C. G. Jung knew the importance of examining one's life. He believed that human beings have an inborn drive towards self-knowledge and wholeness and he described this tendency as the process of individuation.
In this dissertation, I revisit Jung's concept of individuation and apply it specifically to women who have been wounded by the father archetype. The father archetype has two sides: it protects and guides, but it also rages and castrates. My research looks at the various effects, such as idealization, depression, helplessness, anger, passive-aggressiveness, victimization, and waiting for life to happen, that the negative or out-of-balance father archetype has on the daughter. It also examines how this negative archetype becomes part of the daughter's psyche as the negative father complex.
Further, I investigate the idea that the feeling function, which allows one to experience life with meaning, is the same function that opens one to an experience of the divine in outer reality and in the body. I look at how difficult it is to incorporate a feeling feminine perspective into the definition of humanity in our patriarchal society.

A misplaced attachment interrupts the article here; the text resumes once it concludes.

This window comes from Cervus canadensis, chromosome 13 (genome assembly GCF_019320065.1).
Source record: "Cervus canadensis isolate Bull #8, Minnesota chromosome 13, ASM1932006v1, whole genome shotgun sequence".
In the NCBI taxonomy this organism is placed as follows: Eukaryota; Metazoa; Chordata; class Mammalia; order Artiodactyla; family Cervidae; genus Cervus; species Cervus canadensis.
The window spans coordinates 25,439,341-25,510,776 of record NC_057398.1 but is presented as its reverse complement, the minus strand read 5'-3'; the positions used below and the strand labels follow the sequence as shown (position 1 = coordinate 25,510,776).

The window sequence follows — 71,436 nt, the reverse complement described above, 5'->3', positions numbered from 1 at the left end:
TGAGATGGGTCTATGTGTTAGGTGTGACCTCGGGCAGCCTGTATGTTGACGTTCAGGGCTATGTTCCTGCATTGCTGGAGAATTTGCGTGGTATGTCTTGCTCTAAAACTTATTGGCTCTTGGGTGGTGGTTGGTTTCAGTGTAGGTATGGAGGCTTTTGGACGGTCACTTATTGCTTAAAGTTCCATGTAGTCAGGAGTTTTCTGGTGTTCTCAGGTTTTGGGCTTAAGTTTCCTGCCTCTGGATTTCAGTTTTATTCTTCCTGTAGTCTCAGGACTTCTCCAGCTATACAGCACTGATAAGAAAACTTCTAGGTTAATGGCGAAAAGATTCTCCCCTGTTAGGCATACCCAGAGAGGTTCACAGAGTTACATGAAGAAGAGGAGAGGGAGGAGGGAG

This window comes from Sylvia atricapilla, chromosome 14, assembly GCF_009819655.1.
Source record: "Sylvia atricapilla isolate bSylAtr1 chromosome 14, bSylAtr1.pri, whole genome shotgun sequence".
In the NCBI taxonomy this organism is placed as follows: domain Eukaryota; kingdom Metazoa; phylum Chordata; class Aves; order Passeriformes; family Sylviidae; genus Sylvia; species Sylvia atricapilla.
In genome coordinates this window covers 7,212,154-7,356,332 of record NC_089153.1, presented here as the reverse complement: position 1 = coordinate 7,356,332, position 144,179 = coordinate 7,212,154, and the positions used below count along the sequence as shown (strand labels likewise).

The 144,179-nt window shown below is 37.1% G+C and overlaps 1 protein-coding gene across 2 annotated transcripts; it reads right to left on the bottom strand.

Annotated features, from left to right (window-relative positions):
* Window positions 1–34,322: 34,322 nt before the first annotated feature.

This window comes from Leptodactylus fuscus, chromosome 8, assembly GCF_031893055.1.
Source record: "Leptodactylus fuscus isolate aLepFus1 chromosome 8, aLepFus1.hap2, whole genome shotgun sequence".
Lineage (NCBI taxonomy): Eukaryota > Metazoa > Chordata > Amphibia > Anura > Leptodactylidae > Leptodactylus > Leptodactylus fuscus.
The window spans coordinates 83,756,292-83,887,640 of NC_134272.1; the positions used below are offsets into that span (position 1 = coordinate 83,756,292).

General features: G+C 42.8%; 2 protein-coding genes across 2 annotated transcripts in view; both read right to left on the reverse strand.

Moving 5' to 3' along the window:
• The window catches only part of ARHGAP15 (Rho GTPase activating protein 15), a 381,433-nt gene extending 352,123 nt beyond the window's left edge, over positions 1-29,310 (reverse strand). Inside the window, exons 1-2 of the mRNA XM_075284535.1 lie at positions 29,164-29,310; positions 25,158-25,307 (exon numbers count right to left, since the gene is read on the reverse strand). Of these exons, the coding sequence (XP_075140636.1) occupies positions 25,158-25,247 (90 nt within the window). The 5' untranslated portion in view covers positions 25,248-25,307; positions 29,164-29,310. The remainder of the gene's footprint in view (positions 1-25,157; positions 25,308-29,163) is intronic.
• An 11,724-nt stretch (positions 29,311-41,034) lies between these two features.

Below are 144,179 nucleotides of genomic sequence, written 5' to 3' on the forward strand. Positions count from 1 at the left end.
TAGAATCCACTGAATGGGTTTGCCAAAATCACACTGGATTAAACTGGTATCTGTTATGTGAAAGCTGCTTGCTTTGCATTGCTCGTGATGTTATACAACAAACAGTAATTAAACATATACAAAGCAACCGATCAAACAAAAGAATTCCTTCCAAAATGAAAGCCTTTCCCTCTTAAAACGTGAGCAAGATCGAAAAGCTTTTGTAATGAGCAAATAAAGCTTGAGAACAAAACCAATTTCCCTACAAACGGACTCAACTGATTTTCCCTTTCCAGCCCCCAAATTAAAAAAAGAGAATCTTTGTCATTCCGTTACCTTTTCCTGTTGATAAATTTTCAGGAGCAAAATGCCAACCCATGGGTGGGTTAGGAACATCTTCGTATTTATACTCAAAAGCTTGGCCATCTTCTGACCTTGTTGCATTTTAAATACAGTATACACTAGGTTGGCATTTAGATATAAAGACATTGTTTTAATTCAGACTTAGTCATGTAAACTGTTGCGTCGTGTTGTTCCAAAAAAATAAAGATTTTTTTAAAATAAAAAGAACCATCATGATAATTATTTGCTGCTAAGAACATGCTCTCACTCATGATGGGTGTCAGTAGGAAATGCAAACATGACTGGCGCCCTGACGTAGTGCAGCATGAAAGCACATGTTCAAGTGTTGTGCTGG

The father daughter relationship is examined through the fairy tale of The Handless Maiden and the myth of Electra. The handless maiden heals her father complex by leaving her father's house, withdrawing from worldly activity, and, after a good deal of suffering, becoming herself. Electra, on the other hand, cannot resolve her father complex and find her authentic self. She remains trapped in her anger, idealization, depression, and passive-aggressive behavior. We who have been wounded by a negative father archetype have a choice either to stay victims of patriarchy and our own internalized tyrant, or to mature and take responsibility for our lives. Authenticity, voice, and independence are gained as women find the courage to face their negative masculine archetype.
In contrast to Electra, the ancient Sumerian goddess, Inanna, takes responsibility for her journey towards wholeness. The myth of Inanna, when interpreted from a depth psychological perspective, is relevant for women today. For, like Inanna, one must make a descent into the depths to confront the hidden, repressed, and split-off aspects of one's personality. An ego death is necessary to discover one's authentic self and attain wholeness; without the death of the old, nothing new can be born.
|School:||Pacifica Graduate Institute|
|School Location:||United States -- California|
|Source:||DAI-B 68/09, Dissertation Abstracts International|
|Subjects:||Developmental psychology, Personality, Families & family life, Personal relationships, Sociology|
|Keywords:||Father-daughter relationship, Healing, Individuation, Love, Wound|
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